It only proves how right you were that they took everything so personally, and couldn’t appreciate when you were being constructive. How sad to realize your own family would never live up to the potential you had dreamed for them, despite the money lavished on lessons and private tutors, the trips to museums and theater to show them the finer things in life.
What a shock it was when they confronted you, the three of them in your study, cornering you, blocking the door like hit men, forcing you to listen to their litany of complaints. They said they’d lived like prisoners for years, victims of your insults and abuse, afraid to stand up for themselves and for each other. They said you were not a father, not a husband, but a tormentor, filled with loathing for anyone who couldn’t meet your impossibly pretentious standards. You’d never shown affection, they said. Your tiny heart had frozen sometime years before, somewhere in your lifetime of disappointments, and had shut itself away from the world, refusing blood, refusing warmth.
True, you’d never been one for open display. Could that have driven them to such extremes?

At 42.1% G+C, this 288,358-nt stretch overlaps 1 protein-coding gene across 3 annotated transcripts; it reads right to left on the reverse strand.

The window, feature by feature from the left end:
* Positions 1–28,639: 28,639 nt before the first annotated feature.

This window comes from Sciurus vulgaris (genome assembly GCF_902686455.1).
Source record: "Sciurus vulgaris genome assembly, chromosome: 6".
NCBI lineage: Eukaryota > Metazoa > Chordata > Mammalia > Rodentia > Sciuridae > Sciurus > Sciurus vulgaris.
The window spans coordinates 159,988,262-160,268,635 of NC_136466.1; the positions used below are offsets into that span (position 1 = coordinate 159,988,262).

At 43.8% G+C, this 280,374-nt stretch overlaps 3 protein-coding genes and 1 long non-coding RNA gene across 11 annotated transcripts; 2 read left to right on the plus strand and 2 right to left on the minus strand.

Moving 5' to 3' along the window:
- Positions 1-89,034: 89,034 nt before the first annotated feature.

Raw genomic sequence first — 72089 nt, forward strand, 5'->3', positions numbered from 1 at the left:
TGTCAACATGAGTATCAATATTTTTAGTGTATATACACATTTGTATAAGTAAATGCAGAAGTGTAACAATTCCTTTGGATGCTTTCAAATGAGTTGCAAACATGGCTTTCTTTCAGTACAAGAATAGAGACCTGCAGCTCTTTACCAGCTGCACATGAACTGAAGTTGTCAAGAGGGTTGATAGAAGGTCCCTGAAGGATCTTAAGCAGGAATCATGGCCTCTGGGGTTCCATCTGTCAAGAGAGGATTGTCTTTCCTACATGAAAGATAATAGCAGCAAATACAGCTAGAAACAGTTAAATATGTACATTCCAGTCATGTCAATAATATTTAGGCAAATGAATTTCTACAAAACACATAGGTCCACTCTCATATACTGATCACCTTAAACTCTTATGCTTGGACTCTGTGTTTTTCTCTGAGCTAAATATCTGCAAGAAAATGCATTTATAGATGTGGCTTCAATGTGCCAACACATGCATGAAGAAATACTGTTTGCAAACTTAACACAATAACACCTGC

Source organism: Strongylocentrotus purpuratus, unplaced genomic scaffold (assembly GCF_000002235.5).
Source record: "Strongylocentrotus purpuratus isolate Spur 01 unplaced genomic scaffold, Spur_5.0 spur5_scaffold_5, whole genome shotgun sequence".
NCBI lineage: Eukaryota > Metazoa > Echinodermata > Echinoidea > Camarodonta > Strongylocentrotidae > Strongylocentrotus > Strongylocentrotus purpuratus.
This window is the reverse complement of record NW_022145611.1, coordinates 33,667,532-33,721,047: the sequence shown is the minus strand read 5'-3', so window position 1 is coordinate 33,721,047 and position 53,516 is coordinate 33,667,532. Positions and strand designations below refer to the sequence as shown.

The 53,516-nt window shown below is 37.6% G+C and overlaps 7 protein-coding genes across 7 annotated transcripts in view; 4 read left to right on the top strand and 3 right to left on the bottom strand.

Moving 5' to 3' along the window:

Do not admit to yourself that you miss them. Not yet.
But perhaps they have given you something to think about. Now, living in one hotel after another, you have the time to consider it, and you’ve realized just how long are the days when your thoughts are your only company. No wonder you hate to drink and dine alone.
At least you are free now to enjoy the finer things in life whenever you want—to appreciate the thrill of a gallery exhibition, a classic independent movie, the satisfaction of well prepared food and drink. Your conscience laughed at this and said, “The beauty you see / in a painting or a plate of veal / is but a reflection of ego. / You see no beauty in people.”
Yet, you look forward to continuing the argument—it is the only interesting discussion you get to have anymore.
For now, you must do with the company of this stranger at your table whom you hijacked from the lobby. Order another glass of wine with dinner, and this time don’t bother to ask if your guest would like one too. Enjoy yourself—unencumbered from the weight of relationships, you can do whatever you like.
You will take your revenge on them all, living in this hotel. You have a fine room, kept in order by a staff of housekeepers well trained in the art of cleaning and maintenance, even if they are not good conversationalists. You have decent meals and wines, although they could be better (and you may leave a note for the chef and the sommelier later with some suggestions). Above all, you have the dignity of someone who enjoys a quiet, uncompromising life, free from responsibilities. It’s no wonder you moved here, where no one needs to know your real name, the real you. In a hotel, every guest commands respect.